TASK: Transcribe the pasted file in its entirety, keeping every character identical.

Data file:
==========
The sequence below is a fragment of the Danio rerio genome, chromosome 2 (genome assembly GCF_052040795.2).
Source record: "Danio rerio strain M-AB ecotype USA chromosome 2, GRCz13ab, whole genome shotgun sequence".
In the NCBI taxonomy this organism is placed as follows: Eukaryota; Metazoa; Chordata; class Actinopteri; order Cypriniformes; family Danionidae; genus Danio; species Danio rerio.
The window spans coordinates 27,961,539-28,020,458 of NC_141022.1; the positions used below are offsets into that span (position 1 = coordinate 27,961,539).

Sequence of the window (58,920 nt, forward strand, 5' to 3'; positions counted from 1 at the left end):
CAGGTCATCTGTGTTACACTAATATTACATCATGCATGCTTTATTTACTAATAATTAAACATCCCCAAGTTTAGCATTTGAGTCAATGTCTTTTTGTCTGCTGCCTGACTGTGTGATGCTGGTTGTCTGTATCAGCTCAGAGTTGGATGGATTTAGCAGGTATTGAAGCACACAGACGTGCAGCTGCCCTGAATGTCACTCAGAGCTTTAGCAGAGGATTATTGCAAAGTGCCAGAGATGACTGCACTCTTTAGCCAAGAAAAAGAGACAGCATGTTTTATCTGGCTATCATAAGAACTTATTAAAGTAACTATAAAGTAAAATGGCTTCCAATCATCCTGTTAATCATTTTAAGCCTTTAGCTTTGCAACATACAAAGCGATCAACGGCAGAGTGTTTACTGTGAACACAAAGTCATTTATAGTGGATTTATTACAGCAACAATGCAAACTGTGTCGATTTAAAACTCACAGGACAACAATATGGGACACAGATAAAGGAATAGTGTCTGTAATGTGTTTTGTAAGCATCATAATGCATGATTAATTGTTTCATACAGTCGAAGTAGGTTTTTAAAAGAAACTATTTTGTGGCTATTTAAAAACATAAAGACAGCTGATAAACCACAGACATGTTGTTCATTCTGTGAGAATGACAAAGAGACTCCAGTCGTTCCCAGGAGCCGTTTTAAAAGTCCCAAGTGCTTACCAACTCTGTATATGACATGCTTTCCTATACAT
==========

The sequence below is a fragment of the Danio rerio genome, chromosome 2 (genome assembly GCF_052040795.2).
Source record: "Danio rerio strain M-AB ecotype USA chromosome 2, GRCz13ab, whole genome shotgun sequence".
In the NCBI taxonomy this organism is placed as follows: Eukaryota; Metazoa; Chordata; class Actinopteri; order Cypriniformes; family Danionidae; genus Danio; species Danio rerio.
The window spans coordinates 27,961,539-28,020,458 of NC_141022.1; the positions used below are offsets into that span (position 1 = coordinate 27,961,539).

Sequence of the window (58,920 nt, forward strand, 5' to 3'; positions counted from 1 at the left end):
CAGGTCATCTGTGTTACACTAATATTACATCATGCATGCTTTATTTACTAATAATTAAACATCCCCAAGTTTAGCATTTGAGTCAATGTCTTTTTGTCTGCTGCCTGACTGTGTGATGCTGGTTGTCTGTATCAGCTCAGAGTTGGATGGATTTAGCAGGTATTGAAGCACACAGACGTGCAGCTGCCCTGAATGTCACTCAGAGCTTTAGCAGAGGATTATTGCAAAGTGCCAGAGATGACTGCACTCTTTAGCCAAGAAAAAGAGACAGCATGTTTTATCTGGCTATCATAAGAACTTATTAAAGTAACTATAAAGTAAAATGGCTTCCAATCATCCTGTTAATCATTTTAAGCCTTTAGCTTTGCAACATACAAAGCGATCAACGGCAGAGTGTTTACTGTGAACACAAAGTCATTTATAGTGGATTTATTACAGCAACAATGCAAACTGTGTCGATTTAAAACTCACAGGACAACAATATGGGACACAGATAAAGGAATAGTGTCTGTAATGTGTTTTGTAAGCATCATAATGCATGATTAATTGTTTCATACAGTCGAAGTAGGTTTTTAAAAGAAACTATTTTGTGGCTATTTAAAAACATAAAGACAGCTGATAAACCACAGACATGTTGTTCATTCTGTGAGAATGACAAAGAGACTCCAGTCGTTCCCAGGAGCCGTTTTAAAAGTCCCAAGTGCTTACCAACTCTGTATATGACATGCTTTCCTATACAT